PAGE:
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Celebrating Juno’s 10th Launch Anniversary
Celebrate Juno’s progress with a newly released “By The Numbers” infographic and a collection of some of the mission’s greatest video hits .
35 orbits completed, 3Tb science data collected, 130k MPH Top Speed Reached Relative to Jupiter, 1,450 Turns to Reorient Spacecraft, 1,646 KG of Propellant Used, 3.1B Miles Traveled Since Launch, 65 Trajectory Adjustments, 25.3 MWhr Produced vs. 20.2 MWhr Consumed, 19,846 Images Taken with JunoCam, 2M Commands Executed.
On August 5, 2011, NASA’s Juno spacecraft was launched to Jupiter on a mission to peer through the gas giant planet’s dense clouds and answer questions about the origins of our solar system. Since its arrival on July 4, 2016, Juno has provided scientists a treasure trove of data about the planet’s origins, interior structures, atmosphere and magnetosphere. Juno is the first mission to observe Jupiter’s deep atmosphere and interior, and will continue to delight with dazzling views of the planet’s colorful clouds and Galilean moons. As it circles Jupiter, Juno provides critical knowledge for understanding the formation of our own solar system, the Jovian system and the role giant planets play in putting together planetary systems elsewhere. NASA has released a new infographic to celebrate Juno’s progress since launch.
The infographic is available for download, and a collection of some of the mission’s greatest video hits has been compiled below.
Juno Flies Past the Moon Ganymede and Jupiter, With Music by Vangelis
On June 7, 2021, NASA’s Juno spacecraft flew closer to Jupiter’s ice-encrusted moon Ganymede than any spacecraft in more than two decades. Less than a day later, Juno made its 34th flyby of Jupiter. This animation provides a “starship captain” point of view of each flyby. For both worlds, JunoCam images were orthographically projected onto a digital sphere and used to create the flyby animation. Synthetic frames were added to provide views of approach and departure for both Ganymede and Jupiter.
This mini-documentary tells the story of how amateur radio operators sent a Morse Code "HI" to NASA's Jupiter-bound Juno spacecraft. Would Juno hear their call?
Fly into the Great Red Spot of Jupiter with NASA’s Juno Mission
This animation takes the viewer on a simulated flight into, and then out of, Jupiter’s upper atmosphere at the location of the Great Red Spot. It was created by combining an image from the JunoCam imager on NASA's Juno spacecraft with a computer-generated animation.
The perspective begins about 2,000 miles (3,000 kilometers) above the cloud tops of the planet's southern hemisphere. The bar at far left indicates altitude during the quick descent; a second gauge next to that depicts the dramatic increase in temperature that occurs as the perspective dives deeper down. The clouds turn crimson as the perspective passes through the Great Red Spot. Finally, the view ascends out of the spot.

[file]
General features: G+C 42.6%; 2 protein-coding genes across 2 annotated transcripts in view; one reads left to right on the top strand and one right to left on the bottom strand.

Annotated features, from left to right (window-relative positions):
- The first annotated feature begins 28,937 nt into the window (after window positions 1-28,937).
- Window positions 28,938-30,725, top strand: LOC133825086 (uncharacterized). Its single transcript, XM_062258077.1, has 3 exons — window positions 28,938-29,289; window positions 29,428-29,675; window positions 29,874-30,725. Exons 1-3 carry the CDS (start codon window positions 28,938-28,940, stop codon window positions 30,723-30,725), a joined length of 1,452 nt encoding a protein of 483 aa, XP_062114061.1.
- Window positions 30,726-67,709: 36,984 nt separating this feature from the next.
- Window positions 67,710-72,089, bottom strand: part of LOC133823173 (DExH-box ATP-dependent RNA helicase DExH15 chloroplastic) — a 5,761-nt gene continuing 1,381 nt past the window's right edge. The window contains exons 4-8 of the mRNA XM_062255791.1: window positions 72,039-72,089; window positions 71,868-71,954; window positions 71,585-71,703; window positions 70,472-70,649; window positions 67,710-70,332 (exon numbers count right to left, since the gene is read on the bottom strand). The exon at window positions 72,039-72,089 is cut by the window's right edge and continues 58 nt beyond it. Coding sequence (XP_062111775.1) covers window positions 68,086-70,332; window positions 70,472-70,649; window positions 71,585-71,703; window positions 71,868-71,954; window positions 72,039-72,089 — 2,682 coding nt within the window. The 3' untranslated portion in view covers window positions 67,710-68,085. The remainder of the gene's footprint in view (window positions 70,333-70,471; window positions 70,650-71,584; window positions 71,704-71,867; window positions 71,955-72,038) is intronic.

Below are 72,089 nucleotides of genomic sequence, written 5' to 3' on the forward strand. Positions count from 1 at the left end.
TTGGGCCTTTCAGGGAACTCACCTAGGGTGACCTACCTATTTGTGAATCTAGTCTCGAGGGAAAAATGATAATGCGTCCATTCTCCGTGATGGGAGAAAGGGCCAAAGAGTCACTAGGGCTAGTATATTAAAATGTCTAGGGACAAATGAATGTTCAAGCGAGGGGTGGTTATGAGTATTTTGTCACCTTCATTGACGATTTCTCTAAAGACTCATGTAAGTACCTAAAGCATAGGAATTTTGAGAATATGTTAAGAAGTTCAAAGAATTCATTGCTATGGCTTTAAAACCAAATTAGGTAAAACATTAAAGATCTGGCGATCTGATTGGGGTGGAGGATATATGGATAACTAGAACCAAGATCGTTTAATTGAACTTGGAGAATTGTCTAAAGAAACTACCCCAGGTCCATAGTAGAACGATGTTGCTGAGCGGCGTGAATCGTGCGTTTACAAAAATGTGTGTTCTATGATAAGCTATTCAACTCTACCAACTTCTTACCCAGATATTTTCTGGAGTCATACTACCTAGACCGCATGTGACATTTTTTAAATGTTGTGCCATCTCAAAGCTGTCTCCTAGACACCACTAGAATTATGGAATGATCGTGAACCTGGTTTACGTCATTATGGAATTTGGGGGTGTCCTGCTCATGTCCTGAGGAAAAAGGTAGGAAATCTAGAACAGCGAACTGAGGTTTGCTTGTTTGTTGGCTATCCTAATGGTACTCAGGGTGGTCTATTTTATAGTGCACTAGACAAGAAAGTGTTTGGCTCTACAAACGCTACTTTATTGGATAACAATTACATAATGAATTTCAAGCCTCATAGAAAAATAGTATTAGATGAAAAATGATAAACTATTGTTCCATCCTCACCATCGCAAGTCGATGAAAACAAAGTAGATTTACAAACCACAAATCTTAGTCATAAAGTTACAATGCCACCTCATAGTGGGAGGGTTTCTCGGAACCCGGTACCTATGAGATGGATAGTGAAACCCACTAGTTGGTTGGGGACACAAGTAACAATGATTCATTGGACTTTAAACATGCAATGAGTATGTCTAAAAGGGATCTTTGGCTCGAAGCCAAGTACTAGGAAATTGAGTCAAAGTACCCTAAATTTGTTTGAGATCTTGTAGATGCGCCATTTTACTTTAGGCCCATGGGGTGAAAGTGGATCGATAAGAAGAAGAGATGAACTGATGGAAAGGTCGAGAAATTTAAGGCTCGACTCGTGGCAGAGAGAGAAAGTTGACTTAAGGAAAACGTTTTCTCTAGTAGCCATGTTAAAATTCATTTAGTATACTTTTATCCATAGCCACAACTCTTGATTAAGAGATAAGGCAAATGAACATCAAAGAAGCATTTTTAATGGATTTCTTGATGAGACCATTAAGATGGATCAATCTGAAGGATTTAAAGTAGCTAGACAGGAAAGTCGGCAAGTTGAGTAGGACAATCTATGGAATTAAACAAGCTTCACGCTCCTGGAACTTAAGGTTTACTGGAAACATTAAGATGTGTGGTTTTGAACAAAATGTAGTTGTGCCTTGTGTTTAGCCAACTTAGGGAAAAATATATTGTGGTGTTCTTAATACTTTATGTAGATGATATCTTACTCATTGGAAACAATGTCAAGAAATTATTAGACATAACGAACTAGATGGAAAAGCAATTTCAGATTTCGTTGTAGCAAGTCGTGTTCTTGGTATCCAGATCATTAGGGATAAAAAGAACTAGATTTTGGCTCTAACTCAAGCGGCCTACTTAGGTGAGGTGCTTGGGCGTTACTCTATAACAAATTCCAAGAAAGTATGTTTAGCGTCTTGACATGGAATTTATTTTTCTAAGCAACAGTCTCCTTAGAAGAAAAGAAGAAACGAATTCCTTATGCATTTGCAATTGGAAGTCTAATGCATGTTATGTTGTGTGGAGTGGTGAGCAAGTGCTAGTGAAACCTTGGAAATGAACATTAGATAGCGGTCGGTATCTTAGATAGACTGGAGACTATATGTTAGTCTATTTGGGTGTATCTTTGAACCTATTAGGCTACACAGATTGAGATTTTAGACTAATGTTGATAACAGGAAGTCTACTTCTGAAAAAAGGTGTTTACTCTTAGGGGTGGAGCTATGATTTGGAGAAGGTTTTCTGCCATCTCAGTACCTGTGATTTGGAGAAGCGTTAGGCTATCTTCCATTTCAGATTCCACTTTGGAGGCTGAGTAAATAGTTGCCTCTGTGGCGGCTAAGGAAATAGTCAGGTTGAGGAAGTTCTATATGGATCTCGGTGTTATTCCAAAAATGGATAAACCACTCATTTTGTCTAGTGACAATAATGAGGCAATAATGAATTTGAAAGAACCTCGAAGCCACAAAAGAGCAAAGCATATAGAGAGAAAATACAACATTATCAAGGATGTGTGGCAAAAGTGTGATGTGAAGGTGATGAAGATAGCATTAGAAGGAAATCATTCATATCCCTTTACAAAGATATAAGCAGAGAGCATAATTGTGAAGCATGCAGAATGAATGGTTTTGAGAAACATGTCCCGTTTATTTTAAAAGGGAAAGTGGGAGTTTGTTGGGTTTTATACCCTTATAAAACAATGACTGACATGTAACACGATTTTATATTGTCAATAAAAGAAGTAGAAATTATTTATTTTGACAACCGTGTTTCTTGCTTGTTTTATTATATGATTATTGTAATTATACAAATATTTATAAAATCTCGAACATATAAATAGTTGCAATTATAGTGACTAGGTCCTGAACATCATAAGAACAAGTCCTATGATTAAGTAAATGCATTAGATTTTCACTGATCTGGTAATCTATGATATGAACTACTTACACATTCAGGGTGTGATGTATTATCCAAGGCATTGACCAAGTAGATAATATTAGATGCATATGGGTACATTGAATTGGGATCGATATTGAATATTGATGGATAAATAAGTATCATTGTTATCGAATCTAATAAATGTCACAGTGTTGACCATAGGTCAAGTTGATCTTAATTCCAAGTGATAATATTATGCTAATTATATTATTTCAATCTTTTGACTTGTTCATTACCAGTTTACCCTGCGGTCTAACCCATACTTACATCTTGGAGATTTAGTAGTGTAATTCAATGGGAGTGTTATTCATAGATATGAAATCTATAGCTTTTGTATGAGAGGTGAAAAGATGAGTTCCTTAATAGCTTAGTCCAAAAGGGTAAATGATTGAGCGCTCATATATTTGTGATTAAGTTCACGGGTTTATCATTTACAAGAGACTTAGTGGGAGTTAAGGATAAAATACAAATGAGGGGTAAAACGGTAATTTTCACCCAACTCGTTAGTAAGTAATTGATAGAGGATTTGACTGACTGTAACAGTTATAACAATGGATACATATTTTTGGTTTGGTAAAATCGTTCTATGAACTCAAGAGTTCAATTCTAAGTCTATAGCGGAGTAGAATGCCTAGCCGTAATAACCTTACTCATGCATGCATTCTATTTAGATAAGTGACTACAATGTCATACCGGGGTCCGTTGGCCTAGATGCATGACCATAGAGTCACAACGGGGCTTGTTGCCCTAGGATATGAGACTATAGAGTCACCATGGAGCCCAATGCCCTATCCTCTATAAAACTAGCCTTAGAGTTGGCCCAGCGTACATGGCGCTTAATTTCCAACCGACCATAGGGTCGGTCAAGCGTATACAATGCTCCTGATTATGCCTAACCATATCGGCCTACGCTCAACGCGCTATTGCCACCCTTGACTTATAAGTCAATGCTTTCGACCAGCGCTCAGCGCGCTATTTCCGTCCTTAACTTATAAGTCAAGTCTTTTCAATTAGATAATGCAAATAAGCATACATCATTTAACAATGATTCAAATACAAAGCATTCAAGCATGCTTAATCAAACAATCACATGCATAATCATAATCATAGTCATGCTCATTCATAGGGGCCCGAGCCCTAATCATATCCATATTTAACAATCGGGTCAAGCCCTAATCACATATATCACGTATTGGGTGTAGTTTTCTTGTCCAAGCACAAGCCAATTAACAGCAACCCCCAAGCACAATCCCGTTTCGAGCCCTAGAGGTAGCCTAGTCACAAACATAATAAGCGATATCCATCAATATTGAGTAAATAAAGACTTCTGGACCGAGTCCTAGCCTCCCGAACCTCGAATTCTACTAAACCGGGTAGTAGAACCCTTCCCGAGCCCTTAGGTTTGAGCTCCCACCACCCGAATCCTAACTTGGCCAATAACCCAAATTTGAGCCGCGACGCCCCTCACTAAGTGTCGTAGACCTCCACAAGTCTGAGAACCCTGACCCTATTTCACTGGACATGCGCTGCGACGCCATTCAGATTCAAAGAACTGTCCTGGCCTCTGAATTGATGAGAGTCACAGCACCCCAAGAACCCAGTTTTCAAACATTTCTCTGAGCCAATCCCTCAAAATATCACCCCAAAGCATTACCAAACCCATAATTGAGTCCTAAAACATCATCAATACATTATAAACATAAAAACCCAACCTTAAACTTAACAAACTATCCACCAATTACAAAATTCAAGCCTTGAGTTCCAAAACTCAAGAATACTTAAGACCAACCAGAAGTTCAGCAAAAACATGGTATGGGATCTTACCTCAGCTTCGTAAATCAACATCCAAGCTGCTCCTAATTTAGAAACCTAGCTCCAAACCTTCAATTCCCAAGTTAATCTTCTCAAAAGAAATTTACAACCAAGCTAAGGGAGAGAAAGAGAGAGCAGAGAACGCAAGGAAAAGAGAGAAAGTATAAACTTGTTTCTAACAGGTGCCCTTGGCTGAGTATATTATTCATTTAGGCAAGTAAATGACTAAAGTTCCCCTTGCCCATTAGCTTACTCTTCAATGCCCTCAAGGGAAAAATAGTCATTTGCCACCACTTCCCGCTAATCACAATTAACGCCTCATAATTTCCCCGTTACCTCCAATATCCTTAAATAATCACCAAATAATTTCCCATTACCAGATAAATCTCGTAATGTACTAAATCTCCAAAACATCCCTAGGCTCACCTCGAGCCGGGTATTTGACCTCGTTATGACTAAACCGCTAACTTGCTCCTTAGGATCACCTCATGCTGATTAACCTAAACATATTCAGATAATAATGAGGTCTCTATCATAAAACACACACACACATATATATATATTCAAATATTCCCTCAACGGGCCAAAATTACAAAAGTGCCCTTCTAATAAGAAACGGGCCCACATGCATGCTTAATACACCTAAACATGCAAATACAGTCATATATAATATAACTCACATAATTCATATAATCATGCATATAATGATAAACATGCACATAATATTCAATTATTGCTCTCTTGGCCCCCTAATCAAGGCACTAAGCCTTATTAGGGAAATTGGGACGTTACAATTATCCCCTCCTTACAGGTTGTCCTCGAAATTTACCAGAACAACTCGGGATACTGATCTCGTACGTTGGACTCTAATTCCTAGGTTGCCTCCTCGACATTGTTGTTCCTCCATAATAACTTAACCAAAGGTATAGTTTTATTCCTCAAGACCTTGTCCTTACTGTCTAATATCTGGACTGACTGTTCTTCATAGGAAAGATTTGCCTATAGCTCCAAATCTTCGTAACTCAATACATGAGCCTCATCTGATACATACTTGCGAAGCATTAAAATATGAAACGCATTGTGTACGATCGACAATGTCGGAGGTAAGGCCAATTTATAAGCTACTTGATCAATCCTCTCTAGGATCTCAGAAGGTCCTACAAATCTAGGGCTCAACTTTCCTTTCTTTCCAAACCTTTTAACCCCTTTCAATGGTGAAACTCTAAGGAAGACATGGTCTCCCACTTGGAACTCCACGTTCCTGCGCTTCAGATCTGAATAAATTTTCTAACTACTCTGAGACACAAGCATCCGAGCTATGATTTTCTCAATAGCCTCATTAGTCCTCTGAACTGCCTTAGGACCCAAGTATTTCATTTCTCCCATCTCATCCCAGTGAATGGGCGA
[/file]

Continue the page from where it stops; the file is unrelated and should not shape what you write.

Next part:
A "Flight" Over Jupiter
This video uses images from NASA’s Juno mission to recreate what it might have looked like to ride along with the Juno spacecraft as it performed its 27th close flyby of Jupiter on June 2, 2020. During the closest approach of this pass, the Juno spacecraft came within approximately 2,100 miles (3,400 kilometers) of Jupiter’s cloud tops. At that point, Jupiter’s powerful gravity accelerated the spacecraft to tremendous speed – about 130,000 mph (209,000 kilometers per hour) relative to the planet.
Citizen scientist Kevin M. Gill created the video using data from the spacecraft’s JunoCam instrument. The sequence combines 41 JunoCam still images digitally projected onto a sphere, with a virtual “camera” providing views of Jupiter from different angles as the spacecraft speeds by. The original JunoCam images were taken on June 2, 2020, between 2:47 a.m. PDT (5:47 a.m. EDT) and 4:25 a.m. PDT (7:25 a.m. EDT).
Juno Approach Movie of Jupiter and the Galilean Moons
NASA's Juno spacecraft captured a unique time-lapse movie of the Galilean satellites in motion about Jupiter. The movie begins on June 12th with Juno 10 million miles from Jupiter, and ends on June 29th, 3 million miles distant. The innermost moon is volcanic Io; next in line is the ice-crusted ocean world Europa, followed by massive Ganymede, and finally, heavily cratered Callisto.
Galileo observed these moons to change position with respect to Jupiter over the course of a few nights. From this observation he realized that the moons were orbiting mighty Jupiter, a truth that forever changed humanity's understanding of our place in the cosmos. Earth was not the center of the Universe. For the first time in history, we look upon these moons as they orbit Jupiter and share in Galileo’s revelation. This is the motion of nature's harmony.
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Juno's 10th Launch Anniversary
Jupiter Orbit Insertion
Mission Flight Plan